What is Automated Testing?

TrustRadius Community Contributor
November 21, 2019
IT & Development

What is Automated Testing?

Today’s Community Contributor is Chris Hyde, a software QA lead who has extensive experience with test architecture, test suite/case management, and test direction for multiple projects. His former development experience helps with understanding how to componentize major test efforts into testable units for both manual and automated test solutions. Check out his reviews on Sauce Labs and JIRA here.

Why you should use automated testing

This is one of the hottest subjects in software development and testing today. What is automation? How much should I automate? What do I automate? How do I fit this into my development cycle? This is a topic that raises myriad questions. The first thing to understand is what is (and should be) automated testing? Let’s be clear that automated testing is not intended to replace human, senior, skilled testers. These people are very adept at using their experience to root out tests and test scenarios that are often overlooked.

Automated testing can be technically defined as transforming a test from manually-executed to run by a machine. This is often done via various automated test frameworks available in the market and by integrating tools like Saucelabs for cross-browser testing. Knowing what automated testing is defined as is only part of the equation; knowing how to properly automate and what to automate is the rare skill in our field.

Best tests to automate

The first tests that are often automated are the boring, tedious, and repetitive regression tests that are executed every release. This makes sense as these are the most prone to defects! It is counterintuitive that these would be the most prone to error, as one would think that these are the most understood functionality. However, studies and experience show that people become desensitized to these types of test executions, especially if they are the ones executing the same regression suite every release. Automating this much testing can prove daunting; however, if an iterative process is used, it can be accomplished faster than anticipated.

The best way to accomplish continuous delivery of automated testing is to have the work become part of sprints, either as their own stories or sub-tasks of the sprint story(ies) they support. If work is done separate from sprint delivery in a disjointed manner, two things will happen:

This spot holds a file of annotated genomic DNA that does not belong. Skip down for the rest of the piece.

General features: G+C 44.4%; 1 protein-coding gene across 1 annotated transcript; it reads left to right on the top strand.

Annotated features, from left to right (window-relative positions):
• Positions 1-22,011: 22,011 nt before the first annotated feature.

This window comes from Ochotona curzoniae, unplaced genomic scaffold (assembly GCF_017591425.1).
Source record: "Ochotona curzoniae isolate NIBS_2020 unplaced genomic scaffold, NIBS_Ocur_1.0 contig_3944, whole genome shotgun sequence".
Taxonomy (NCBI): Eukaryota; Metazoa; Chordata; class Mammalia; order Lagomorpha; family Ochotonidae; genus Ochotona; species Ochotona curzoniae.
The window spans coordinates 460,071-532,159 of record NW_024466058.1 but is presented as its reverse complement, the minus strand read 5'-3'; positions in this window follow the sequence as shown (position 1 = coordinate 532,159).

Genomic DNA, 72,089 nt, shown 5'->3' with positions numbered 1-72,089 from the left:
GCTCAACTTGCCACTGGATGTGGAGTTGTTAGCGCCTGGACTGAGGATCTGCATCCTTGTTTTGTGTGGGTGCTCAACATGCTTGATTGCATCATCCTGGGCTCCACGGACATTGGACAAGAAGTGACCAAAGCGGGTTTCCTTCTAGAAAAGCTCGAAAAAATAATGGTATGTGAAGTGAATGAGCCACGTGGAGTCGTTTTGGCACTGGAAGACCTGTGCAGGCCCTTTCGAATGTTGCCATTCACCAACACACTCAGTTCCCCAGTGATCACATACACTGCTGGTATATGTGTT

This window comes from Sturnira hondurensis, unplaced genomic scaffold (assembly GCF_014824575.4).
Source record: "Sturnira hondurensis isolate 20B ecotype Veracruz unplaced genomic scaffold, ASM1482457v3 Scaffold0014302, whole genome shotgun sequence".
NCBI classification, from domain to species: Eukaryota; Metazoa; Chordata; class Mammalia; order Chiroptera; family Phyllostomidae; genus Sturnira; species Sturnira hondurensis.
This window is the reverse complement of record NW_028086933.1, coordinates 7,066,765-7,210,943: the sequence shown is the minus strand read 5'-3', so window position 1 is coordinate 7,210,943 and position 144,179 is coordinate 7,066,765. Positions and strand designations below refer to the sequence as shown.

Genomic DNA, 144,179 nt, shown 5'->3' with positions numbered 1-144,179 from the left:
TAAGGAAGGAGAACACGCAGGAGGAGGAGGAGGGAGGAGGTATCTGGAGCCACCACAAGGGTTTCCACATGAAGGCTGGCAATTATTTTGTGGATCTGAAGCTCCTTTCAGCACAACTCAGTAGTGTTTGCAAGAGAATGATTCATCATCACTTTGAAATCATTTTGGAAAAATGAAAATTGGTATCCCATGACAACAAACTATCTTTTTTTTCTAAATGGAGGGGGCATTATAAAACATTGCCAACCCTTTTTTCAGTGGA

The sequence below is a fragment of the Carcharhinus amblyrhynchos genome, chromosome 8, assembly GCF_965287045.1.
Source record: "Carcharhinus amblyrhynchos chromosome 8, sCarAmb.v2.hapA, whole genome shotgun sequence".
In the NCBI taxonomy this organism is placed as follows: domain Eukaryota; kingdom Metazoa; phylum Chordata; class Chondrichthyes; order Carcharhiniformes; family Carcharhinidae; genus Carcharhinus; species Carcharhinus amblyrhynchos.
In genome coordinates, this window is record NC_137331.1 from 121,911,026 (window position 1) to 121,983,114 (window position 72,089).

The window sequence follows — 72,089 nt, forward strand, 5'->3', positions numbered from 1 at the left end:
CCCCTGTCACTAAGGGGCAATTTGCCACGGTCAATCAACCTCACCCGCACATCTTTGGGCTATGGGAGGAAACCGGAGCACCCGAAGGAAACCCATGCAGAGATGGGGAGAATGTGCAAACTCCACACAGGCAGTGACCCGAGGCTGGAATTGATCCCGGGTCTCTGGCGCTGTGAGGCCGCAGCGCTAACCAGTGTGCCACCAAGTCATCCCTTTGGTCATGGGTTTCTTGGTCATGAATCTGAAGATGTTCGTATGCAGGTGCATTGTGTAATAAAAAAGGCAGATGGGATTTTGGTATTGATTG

1. The work will be expected to be done for “free”, as the work is not represented in sprint velocity
  2. The development of automated testing will lag actual feature/story development and this gap will continue to grow over time

By making automated testing part of the sprint process, it’s ensured that it is treated as what it is: a developable product! Test automation should be treated as a development project because it is one. It has the same inherent processes associated with it as feature development does including feature development, prioritization, architecture, and technical debt. Treating it as a product that gets work in “free time” (which nobody has) will doom the project before it gets started.

Stay focused

Another key point to remember is keeping the tests very purposeful and small. Always be thinking MVP (Minimum Viable Product) not only when developing product code, but also when developing automated tests. By practicing good Object-Oriented (O-O) principles such as encapsulation, repetitive code will be reduced and will lead to a more maintainable automation framework in the long run. This will also lead to the ability to write more tests as it will be easier to write them.  The end of all this is increased quality! Every automated test written replaces the human error element. It also allows your test team to focus on the flows of the application that are either hard to automate, or that you don’t want to automate due to their complexity to do so.

All automated tests can be run all the time, and this is “free” testing being performed! The cost of automation is exponentially smaller after the initial development of the framework is realized. Then, the team can “rinse and repeat” each release, keeping the automated development in line with feature development on the product. This will encourage more buy-in from upper management and C-level executives. The more tedious tests that get automated, the more defects caught earlier in the process. A bug caught as far left as possible is the cheapest to find, and is looked upon much more favorably than one found in production.

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